Crossroad Health Center
5 E. Liberty Street, Cincinnati, OH 45202
(513) 381-2247

Crossroad Health Center West
2859 Boudinot Avenue Suite 107, Cincinnati, OH 45238
(513) 922-4271

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Patient Stories

Winning the Battle against Childhood Obesity

Tackling childhood obesity in a low income, urban neighborhood can seem like a near-impossible task. Yet 7-year-old Becca, a Crossroad patient since birth, has begun making a remarkable transformation.

From a very young age, Becca has struggled with her weight. At her 6-year-old checkup, her pediatrician, Dr. Debbi Borchers, was alarmed at the rapid increase in Becca’s weight. Hoping that some encouragement and advice would help, Dr. Borchers talked with Becca and her mom about steps they could take together to help Becca reverse or slow her weight gain. 

“Combating obesity in children is so important,” Dr. Borchers says. “If overweight kids don’t develop healthy habits early, chances are they will end up obese as adults, and much more likely to develop diabetes and other serious health problems.”

Happily, this intervention has had tremendous impact on young Becca. She left Crossroad motivated to make healthy food choices. With the support of her mother, the entire family began making changes. Gone were the empty-calorie snacks and sugary drinks. But the real transformation was getting Becca into the kitchen to help prepare food by slicing vegetables, mixing salad and, most important, playing a role in making the family’s meals. 

When Becca returned to Crossroad two weeks later and stood on the scale, she had lost three pounds! The joy that shone from her face was unmistakable. Becca now understands that her health matters – and that she is in control of her success. For the past year, Becca’s mother has proudly reported on Becca’s continued weight loss. In turn, Crossroad’s medical team celebrates Becca’s progress by making colorful banners and writing encouraging notes. From a young girl who was on track to becoming an obese adult, Becca has transformed herself into a poster child for successful and healthy weight loss.

Crossroad Health Center continues to work with children like Becca who struggle with their weight and don’t know how to make the changes that will lead to a healthier future. If you or someone you know is concerned about an overweight child, please contact Crossroad OTR at 513-381-2247 or Crossroad West at 513-922-4271.

Get the facts: Childhood obesity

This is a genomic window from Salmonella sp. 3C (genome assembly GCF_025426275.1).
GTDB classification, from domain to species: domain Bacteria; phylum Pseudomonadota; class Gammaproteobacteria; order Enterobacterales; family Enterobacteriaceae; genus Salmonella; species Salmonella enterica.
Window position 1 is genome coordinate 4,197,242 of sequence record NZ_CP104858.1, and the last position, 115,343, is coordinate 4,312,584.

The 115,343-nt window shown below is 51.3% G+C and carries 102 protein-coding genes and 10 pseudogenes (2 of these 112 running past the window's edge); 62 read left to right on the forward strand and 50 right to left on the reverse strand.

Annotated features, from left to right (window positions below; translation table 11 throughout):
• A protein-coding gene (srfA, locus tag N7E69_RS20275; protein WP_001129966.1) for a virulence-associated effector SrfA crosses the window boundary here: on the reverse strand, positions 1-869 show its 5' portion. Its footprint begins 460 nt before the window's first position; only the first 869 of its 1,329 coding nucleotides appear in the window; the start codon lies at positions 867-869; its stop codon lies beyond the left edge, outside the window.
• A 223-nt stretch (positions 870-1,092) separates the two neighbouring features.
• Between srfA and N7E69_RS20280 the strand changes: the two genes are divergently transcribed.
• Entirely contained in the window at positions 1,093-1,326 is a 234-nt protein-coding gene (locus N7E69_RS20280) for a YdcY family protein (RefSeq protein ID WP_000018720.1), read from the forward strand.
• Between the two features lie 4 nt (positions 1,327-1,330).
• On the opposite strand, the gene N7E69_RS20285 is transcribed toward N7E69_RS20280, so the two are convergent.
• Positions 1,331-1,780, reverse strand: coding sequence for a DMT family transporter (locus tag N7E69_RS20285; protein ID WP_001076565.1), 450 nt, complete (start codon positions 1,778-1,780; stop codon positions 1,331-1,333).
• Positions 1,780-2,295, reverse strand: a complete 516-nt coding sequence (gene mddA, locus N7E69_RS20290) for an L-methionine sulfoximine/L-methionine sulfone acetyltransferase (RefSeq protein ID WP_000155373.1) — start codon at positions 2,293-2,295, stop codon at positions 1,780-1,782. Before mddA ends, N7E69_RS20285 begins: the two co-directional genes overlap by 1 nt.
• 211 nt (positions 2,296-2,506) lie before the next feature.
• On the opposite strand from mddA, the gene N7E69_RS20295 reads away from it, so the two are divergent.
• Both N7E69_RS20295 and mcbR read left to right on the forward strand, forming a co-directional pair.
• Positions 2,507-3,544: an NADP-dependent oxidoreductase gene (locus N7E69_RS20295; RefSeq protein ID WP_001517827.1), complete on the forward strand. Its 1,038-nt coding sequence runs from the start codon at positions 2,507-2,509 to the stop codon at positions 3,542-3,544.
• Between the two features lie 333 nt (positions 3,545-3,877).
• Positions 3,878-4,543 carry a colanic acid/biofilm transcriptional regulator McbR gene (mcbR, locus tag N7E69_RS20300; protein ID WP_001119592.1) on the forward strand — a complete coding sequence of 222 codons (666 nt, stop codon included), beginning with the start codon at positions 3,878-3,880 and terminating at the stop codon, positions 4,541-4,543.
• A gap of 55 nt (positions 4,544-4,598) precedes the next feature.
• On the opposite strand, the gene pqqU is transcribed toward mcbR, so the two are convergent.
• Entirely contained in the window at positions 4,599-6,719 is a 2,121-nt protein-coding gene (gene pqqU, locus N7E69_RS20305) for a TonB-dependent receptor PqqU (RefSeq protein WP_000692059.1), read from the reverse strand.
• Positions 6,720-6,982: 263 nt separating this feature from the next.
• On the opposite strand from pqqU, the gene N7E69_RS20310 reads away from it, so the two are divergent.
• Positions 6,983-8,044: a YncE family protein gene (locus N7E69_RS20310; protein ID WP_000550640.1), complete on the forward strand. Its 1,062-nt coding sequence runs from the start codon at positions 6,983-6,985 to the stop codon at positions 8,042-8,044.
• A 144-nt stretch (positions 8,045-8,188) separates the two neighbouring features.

There has been a dramatic increase of obesity in America’s children, with African American and Hispanic youth disproportionately affected. In fact, more than a third of children in Ohio are overweight or obese.

Obesity is linked to a greater chance of developing a variety of health problems. A child or teen who is obese is more likely to become obese as an adult. These children are at greater risk for bone and joint problems, sleep apnea and social and psychological problems such as stigmatization and poor self-esteem. Other threats include liver problems, hypertension, high cholesterol and diabetes. Adolescents in particular are more likely to have prediabetes, a condition in which blood glucose levels indicate a high risk for development of diabetes.

Crossroad Health Center works to decrease the burden of obesity by linking our patients with community resources that are affordable, accessible, safe and effective. Working with your healthcare provider is the safest way to find out what method of obesity treatment will be best. In some families, it may be helpful to include a dietitian, psychologist and an exercise specialist in treatment plans.

Since food choices and activity levels play an important role in managing weight they are usually the focus of obesity treatment programs. If you want to get started making changes to diet and activity, try this easy-to-follow method recommended by the American Academy of Pediatrics. It’s called the 5, 2, 1, 0 approach. Here’s how it works:

5: Eat at least 5 fruits or vegetable servings every day. Limit 100% fruit juices.

2: Limit screen time (TV, video games and computer) to less than 2 hours per day.

1: Get at least 1 hour of activity every day. Go for a walk, play outside, dance or jump rope.

0: Get zero calories from drinks except for skim, fat-free or 1% milk.

[Sources include Cincinnati Children’s Hospital Medical Center website; National Initiative for Children’s Healthcare Quality website]